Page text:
Thursday, August 25, 2005

American Legion Wants to Ban Public Protest Against War

Irony fairly drips from this item in Editor & Publisher:

The American Legion, which has 2.7 million members, has declared war on antiwar protestors, and the media could be next. Speaking at its national convention in Honolulu, the group's national commander called for an end to all “public protests” and “media events” against the war.

"The American Legion will stand against anyone and any group that would demoralize our troops, or worse, endanger their lives by encouraging terrorists to continue their cowardly attacks against freedom-loving peoples," Thomas Cadmus, national commander, told delegates at the group's national convention in Honolulu.

The delegates voted to use whatever means necessary to "ensure the united backing of the American people to support our troops and the global war on terrorism."

In his speech, Cadmus declared: "It would be tragic if the freedoms our veterans fought so valiantly to protect would be used against their successors today as they battle terrorists bent on our destruction.”

He explained, "No one respects the right to protest more than one who has fought for it, but we hope that Americans will present their views in correspondence to their elected officials rather than by public media events guaranteed to be picked up and used as tools of encouragement by our enemies." This might suggest to some, however, that American freedoms are worth dying for but not exercising.

Without mentioning any current protestor, such as Cindy Sheehan, by name, Cadmus recalled: "For many of us, the visions of Jane Fonda glibly spouting anti-American messages with the North Vietnamese and protestors denouncing our own forces four decades ago is forever etched in our memories. We must never let that happen again….

"We had hoped that the lessons learned from the Vietnam War would be clear to our fellow citizens. Public protests against the war here at home while our young men and women are in harm's way on the other side of the globe only provide aid and comfort to our enemies."

Resolution 3, which was passed unanimously by 4,000 delegates to the annual event, states: "The American Legion fully supports the president of the United States, the United States Congress and the men, women and leadership of our armed forces as they are engaged in the global war on terrorism and the troops who are engaged in protecting our values and way of life."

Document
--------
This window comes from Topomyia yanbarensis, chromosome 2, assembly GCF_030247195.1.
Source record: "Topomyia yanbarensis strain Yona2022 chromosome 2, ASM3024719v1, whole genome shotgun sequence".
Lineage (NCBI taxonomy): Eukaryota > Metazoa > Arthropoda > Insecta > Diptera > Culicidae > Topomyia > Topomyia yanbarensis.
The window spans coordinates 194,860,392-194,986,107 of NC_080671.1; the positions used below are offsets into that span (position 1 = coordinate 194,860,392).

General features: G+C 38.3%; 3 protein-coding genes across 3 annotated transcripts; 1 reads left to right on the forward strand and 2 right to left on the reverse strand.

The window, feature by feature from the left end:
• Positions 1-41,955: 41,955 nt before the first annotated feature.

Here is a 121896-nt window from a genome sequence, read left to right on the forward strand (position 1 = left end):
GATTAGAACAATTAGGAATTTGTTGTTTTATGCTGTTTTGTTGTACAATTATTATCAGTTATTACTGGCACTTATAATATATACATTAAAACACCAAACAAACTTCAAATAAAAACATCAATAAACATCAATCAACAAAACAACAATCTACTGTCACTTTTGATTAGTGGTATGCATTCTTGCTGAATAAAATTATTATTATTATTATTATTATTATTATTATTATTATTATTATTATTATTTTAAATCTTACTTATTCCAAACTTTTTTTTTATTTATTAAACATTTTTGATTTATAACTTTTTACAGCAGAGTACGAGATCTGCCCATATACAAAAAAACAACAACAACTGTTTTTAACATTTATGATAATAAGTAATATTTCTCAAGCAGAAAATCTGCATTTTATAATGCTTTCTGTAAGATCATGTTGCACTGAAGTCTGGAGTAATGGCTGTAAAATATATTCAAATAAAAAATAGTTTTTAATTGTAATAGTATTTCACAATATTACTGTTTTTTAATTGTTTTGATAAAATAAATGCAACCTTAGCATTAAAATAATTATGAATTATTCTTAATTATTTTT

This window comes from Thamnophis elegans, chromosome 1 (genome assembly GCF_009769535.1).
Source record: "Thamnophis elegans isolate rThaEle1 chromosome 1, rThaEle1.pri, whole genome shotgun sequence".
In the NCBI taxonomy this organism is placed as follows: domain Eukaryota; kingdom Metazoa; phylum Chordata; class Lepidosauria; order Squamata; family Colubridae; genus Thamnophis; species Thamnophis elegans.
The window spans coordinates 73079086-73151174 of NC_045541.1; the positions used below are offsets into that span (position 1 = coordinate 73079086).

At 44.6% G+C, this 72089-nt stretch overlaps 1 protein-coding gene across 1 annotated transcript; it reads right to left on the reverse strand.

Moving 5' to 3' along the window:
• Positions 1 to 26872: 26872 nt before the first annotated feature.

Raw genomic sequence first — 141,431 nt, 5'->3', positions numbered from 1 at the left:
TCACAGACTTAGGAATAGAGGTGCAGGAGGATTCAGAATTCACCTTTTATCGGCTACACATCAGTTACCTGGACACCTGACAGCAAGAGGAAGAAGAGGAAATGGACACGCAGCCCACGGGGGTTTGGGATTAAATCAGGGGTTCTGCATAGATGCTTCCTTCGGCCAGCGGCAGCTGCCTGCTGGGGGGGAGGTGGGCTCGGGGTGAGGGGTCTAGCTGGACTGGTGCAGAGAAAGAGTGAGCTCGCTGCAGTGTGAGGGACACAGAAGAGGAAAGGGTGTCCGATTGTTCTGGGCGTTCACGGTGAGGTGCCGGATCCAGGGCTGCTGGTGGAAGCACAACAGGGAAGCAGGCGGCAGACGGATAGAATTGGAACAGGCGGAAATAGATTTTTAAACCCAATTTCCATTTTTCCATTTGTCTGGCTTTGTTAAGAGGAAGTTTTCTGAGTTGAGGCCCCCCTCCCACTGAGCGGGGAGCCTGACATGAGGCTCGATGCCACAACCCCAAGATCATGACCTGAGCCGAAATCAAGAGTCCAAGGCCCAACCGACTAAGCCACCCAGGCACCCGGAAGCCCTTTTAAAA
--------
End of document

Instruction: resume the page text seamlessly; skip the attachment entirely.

Cadmus advised: "Let's not repeat the mistakes of our past. I urge all Americans to rally around our armed forces and remember our fellow Americans who were viciously murdered on Sept. 11, 2001."

Let's see. The First Amendment guarantees freedom of speech, freedom of the press, the right to peaceful assembly, and the right to petition the government for redress of grievances. Cadmus and the American Legion apparently believe those freedoms encompass only writing letters to elected officials.

Cadmus would permit Americans to correspond with their elected officials presumably because he believes that fulfills the requirements of the First Amendment without endangering U.S. troops; i.e., no one but the writer and the recipient will ever know about the letter's contents. But if Cadmus thinks that public antiwar protest and coverage of such by the media harm American soldiers because "our enemies" find out about the protest and gain strength from it, then one has to ask: If Americans sent antiwar correspondence to their elected officials in large numbers, wouldn't the news of that get out eventually? What if an elected official gets lots of antiwar letters and decides to respond to his or her constituents' concerns by calling for a withdrawal of troops? Isn't that precisely why we write to our elected officials? Because we hope they will take public action on the issues we write them about?

Would online petitions be permitted? Anyone can view the signatures on an online petition, you know. Would public polling be permitted? Would journalists be allowed to ask congressional aides how their mail is running on the war, and would the aides be permitted to answer? The point is, any expression of opposition to a war, no matter how private and individual it seems, will become public knowledge at some point and news about it will leak out to the rest of the world, unless the government assumes control of all information about the war and imposes total censorship on any discussion of the war that is not government-sanctioned. And when that happens, you are not living in a free society anymore.

It also needs to be pointed out that when Cadmus says, "Public protests against the war here at home while our young men and women are in harm's way on the other side of the globe only provide aid and comfort to our enemies," he is expressing an opinion, not a fact. This is Thomas Cadmus exercising his First Amendment-guaranteed right as a freedom-loving American to engage in public acts of support for the Bush administration's war against Iraq. How does this man who believes that he fought to protect the freedom of all Americans justify denying the same freedom to me that he allows himself?

It would be tragic if the freedoms that the founders of our country fought and struggled and worked so hard to establish were to be used against those founders' descendants today as they protest and resist attempts by the supporters of war to deny all of us essential freedoms in exchange for an illusory security.

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